6 New Britain – ranked 159 of 164 districts
    5 Sterling –ranked 107 of 164 districts
    4 Ansonia – ranked 150 of 164 districts
    3 Wolcott – ranked 54 of 164 districts
    2 Marlborough – ranked 45 of 164 districts
    1 Ellington – ranked 61 of 164 districts

    Region 16 ranked 91 of 164 districts. How can this be?? How can the BOE honestly say we are improving when 7 out of the 16 lowest spending districts rank better than us with another 2 just barely better than us??? No matter if you use the old math we were taught going to school or the new they are teaching, we are no better than ½ of the worst spending districts.

    Yes there have been improvements as I honestly showed in rank changes in Long River and Woodland and there will be those that say with the new Prospect Elementary school there will be improvement there. Ok – believe it or not at your own risk and will take time for those numbers to become apparent. But to be honest with all the money being spent, I would think you can honestly expect to see similar number improvement with Long River as with Woodland. So I am honestly not impressed with Long River increase and in my opinion at best call it even.

    BUT what happened to Laurel Ledge?? Down 43 in 1 year?? BOE what is the reasoning that you want us to believe for the bottom falling out of that box?? But then again what can you expect from a school that marks a child wrong for correct math answers just because the process used is different from what is considered “newly approved” from what we were taught when we were kids (and been successful in using for all these years) even though in conversations with district officials they want multiple methods taught and was told that what is happening to my child is wrong and not district policy.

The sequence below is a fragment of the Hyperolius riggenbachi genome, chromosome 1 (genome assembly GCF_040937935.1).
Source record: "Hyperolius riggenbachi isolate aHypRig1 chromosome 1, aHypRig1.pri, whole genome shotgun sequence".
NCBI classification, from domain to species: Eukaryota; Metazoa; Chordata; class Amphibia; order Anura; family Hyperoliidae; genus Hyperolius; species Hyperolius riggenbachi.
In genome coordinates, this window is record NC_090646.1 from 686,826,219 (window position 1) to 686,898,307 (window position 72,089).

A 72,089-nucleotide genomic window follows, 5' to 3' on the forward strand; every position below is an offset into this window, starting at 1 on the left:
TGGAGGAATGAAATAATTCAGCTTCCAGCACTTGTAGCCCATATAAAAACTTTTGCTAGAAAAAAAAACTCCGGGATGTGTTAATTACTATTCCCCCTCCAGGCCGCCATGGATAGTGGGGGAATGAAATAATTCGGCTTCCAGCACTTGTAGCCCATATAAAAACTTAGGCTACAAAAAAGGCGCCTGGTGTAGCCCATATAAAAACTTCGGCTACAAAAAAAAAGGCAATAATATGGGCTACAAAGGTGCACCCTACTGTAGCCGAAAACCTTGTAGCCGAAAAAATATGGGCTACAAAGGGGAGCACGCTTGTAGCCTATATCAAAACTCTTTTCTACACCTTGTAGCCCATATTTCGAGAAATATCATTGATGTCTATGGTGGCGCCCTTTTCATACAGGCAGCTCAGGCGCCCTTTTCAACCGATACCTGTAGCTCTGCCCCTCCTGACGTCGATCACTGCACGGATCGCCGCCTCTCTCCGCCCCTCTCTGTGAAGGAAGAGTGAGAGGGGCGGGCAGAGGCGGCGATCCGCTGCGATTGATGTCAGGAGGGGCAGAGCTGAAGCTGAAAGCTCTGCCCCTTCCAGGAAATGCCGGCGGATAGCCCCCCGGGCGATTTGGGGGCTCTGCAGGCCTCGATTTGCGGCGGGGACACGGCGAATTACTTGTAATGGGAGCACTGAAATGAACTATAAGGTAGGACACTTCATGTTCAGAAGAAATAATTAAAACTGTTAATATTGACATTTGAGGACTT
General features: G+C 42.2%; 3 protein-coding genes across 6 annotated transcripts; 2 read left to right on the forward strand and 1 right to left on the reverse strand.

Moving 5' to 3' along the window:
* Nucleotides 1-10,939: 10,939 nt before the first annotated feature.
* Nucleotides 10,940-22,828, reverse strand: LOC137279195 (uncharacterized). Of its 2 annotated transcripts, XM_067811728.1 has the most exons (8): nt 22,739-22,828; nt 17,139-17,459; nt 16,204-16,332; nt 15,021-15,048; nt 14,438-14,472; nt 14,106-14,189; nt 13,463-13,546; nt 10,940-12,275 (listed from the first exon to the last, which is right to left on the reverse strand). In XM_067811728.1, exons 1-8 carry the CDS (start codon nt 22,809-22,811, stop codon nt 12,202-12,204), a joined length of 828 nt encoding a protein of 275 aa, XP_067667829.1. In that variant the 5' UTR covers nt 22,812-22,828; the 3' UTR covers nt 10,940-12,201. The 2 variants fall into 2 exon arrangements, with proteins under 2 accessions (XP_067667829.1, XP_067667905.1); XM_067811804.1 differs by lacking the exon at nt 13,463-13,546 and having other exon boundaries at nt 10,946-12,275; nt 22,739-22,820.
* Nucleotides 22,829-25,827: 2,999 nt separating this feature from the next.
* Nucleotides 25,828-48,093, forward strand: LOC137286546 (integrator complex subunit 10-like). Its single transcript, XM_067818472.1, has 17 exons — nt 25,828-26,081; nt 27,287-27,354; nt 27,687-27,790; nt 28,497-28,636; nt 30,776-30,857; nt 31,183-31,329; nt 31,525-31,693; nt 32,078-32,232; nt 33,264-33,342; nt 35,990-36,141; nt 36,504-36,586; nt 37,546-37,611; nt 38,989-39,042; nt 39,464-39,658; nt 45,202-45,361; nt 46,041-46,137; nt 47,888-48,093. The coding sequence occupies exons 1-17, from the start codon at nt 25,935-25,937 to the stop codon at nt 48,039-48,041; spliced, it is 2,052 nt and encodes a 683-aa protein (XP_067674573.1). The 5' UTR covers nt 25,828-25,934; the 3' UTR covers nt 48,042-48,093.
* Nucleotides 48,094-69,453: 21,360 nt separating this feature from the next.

I have huge concerns with what I and many people see a continuing process of throwing money at a process with no solid numbers that jump out at you showing that they are indeed on a process and should be allowed to continue as they have. The fact is that if independent and honestly researched, the numbers show breakeven / bare minimum improvement at best, startling issues at worst.

  3. If we forget the huge area of concern (and huge push right now by many to reverse) called Common Core for many including a high number of parents, many educators, teachers, elected officials, etc and just focus on what the BOE Is proposing, there are issues. I would be more than happy to discuss Common Core and what can be easily viewed as a flawed process another time.